From Wikipedia, the free encyclopedia
Greek greaves of “Denda”, c. 500 BCE, Staatliche Antikensammlungen (Inv. 4330)

A greave (from the Old French greve "shin, shin armor") or jambeau is a piece of armor that protects the leg.


The primary purpose of greaves is to protect the tibia from attack. The tibia, or shinbone, is very close to the skin, and is therefore extremely vulnerable to just about any kind of attack. Furthermore, a successful attack on the shin results in that leg being rendered useless, greatly hampering one's ability to maneuver in any way.[1] Greaves were used to counteract this. They usually consisted of a metal exterior with an inner padding of felt. The felt padding was particularly important because, without it, any blow would transfer directly from the metal plating to the shin.


Bronze Age[edit]

Bronze greaves were used in Bronze Age Europe by the Mycenaean Greeks and the Central European Urnfield culture, among others.

Ancient Greece and Rome[edit]

The reference to greaves (Ancient Greek: κνημίδες)[citation needed] exists in various texts of classical antiquity, including The Shield of Heracles, The Iliad and The Odyssey, The Bibliotheca of Pseudo-Apollodorus, and The Aeneid. In the Illiad, the Greek forces are commonly referred to as "well-greaved Acheans" (euknēmidas Achaioi, ἐϋκνήμιδες Ἀχαιοί). The Iliad also mention the ἐπισφύρια which were either plates covering the ankle , attached to the lower edge of the greaves , or more probably a clasp fastening them round the ankle and were often silver.[2] While these are primarily mythological texts, they still dealt with warfare and the fact that greaves were mentioned is evidence that they were indeed in use. There are also non-fictional testimonies of their use among Roman light infantry (or hastati) from Polybius up to Vegetius. These greaves are thought to have been mass-produced by the Romans using presses on sheets of metal and then attaching lining, usually leather or cloth. While it is generally assumed that greaves were always worn in pairs, there is evidence that many wore just a single greave on the left or right leg. Many skeletons have been found buried with only a single greave, including gladiators and soldiers.[3] People may have worn a single greave as a sign of status, as opposed to any practical use.[citation needed]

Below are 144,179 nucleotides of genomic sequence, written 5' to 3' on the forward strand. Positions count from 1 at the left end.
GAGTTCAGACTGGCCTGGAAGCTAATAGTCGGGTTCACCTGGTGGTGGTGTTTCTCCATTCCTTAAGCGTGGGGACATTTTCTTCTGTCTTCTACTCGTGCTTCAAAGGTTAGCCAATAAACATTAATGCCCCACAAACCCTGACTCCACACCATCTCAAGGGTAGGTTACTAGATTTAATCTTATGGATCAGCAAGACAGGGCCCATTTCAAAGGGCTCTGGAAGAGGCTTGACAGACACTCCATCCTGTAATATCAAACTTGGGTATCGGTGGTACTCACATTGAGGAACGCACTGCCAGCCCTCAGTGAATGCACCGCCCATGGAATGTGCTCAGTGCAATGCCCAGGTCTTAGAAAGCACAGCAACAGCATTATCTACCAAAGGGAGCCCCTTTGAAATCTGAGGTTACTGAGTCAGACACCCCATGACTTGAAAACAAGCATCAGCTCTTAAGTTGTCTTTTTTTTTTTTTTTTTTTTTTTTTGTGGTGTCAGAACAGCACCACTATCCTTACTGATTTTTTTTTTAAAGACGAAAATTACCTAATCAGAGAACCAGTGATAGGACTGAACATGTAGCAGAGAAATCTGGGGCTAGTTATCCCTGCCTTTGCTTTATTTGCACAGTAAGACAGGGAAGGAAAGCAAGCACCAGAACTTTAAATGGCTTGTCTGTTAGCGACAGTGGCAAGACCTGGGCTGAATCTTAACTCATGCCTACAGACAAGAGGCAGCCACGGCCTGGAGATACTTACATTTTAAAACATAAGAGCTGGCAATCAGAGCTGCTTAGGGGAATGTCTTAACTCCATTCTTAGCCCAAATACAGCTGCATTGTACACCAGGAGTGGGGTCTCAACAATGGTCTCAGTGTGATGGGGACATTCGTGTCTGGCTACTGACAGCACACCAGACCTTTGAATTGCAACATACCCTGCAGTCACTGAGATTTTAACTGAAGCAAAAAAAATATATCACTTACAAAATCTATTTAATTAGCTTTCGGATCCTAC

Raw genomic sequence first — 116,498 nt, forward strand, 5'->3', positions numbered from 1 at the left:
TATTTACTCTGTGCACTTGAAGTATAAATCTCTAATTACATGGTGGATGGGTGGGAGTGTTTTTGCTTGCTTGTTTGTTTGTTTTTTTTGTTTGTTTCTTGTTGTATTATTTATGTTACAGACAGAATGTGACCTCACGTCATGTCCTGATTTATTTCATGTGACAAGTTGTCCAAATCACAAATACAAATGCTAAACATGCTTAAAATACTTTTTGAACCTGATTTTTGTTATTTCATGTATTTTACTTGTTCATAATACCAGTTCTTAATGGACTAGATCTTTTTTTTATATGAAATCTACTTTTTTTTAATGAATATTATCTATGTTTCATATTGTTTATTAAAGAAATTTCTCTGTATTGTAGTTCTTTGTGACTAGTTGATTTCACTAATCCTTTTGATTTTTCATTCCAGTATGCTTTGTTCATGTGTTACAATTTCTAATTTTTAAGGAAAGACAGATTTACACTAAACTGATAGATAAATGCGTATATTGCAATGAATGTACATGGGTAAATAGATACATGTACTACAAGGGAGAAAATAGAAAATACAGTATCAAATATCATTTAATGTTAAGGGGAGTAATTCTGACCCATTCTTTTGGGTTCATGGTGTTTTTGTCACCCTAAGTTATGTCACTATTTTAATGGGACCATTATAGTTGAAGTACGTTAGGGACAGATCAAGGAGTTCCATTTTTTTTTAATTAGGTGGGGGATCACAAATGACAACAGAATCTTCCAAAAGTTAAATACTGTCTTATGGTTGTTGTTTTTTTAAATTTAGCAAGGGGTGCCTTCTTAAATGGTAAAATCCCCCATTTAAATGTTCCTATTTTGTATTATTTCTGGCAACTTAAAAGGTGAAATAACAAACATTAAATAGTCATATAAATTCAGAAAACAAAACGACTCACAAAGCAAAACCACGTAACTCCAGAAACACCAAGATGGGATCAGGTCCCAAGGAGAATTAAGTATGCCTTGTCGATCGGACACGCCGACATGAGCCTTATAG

Medieval Europe[edit]

Italian greaves, 15th century

Greaves were common until around the 9th century AD, when they largely disappeared from use.[4] The first evidence of their reappearance is in the 1230s or 1250s, most notably the depiction of Goliath in the Trinity College Apocalypse manuscript (c. 1230).[5] The lack of other evidence suggests that they were uncommon at the time.[6] Almost all greaves used at this time are known as schynbalds, or greaves that only protected the shin.[6] Illustrations showing “closed greaves”, or greaves that protected the entire leg first appear around 1290 and become popular in the 1320s.[6] Closed greaves are made of two plates joined on the outside by hinges and fastening with buckles and straps on the inside.

Feudal Japan[edit]

Japanese greaves, known as suneate, were first introduced during the eleventh century, during the late Heian period.[7] The earliest form consisted of three plates of metal covering the shin.[8] By the Kamakura period (1186–1333), greaves became a standard part of Japanese armor. Around the Muromachi period (1334–1572), these took on the form of a splint mounted on a piece of fabric with mail in between the metal splint and fabric, not unlike European greaves. This is the most common form of suneate, termed shino-suneate, and saw continued use throughout the Momoyama period (1573–1602). Sometimes, cavalrymen used the older three-plate model, known as tsutsu-suneate. Like their European counterparts, most suneate contain leather padding on the interior to reduce the impact of blows and to reduce chafing.


See also[edit]


  1. ^ Kaminski, J.; Sim, D. (2012). Roman Imperial Armour: The Production of Early Imperial Military Armour. Llandysul, Wales: Gomer Press. pp. 141–145.
  2. ^ Harry Thurston Peck, Harpers Dictionary of Classical Antiquities (1898), Ocrea
  3. ^ Fortenberry, Diane (Oct 1991). "Single Greaves in the Late Helladic Period". American Journal of Archaeology. 95 (4): 623–627. doi:10.2307/505895. JSTOR 505895. S2CID 192937302.
  4. ^ Oakeshott, R. (1960). The Archaeology of Weapons. New York: Frederick A. Praeger. pp. 284–285.
  5. ^ Oakeshott 1996, p. 284.
  6. ^ a b c Oakeshott 1996, p. 285.
  7. ^ Robinson, B. (1950). Arms And Armour of Old Japan. London: HMSO. p. 11.
  8. ^ Robinson, H. Russell (1969). Japanese Arms and Armour. London: Arms & Armour Press. p. 15.


  • Oakeshott, R. Ewart (1996) [1960]. The Archaeology of Weapons: Arms and Armour from Prehistory to the Age of Chivalry. Mineola, New York: Dover Publications. ISBN 978-0486292885.

External links[edit]

  • Media related to Greaves at Wikimedia Commons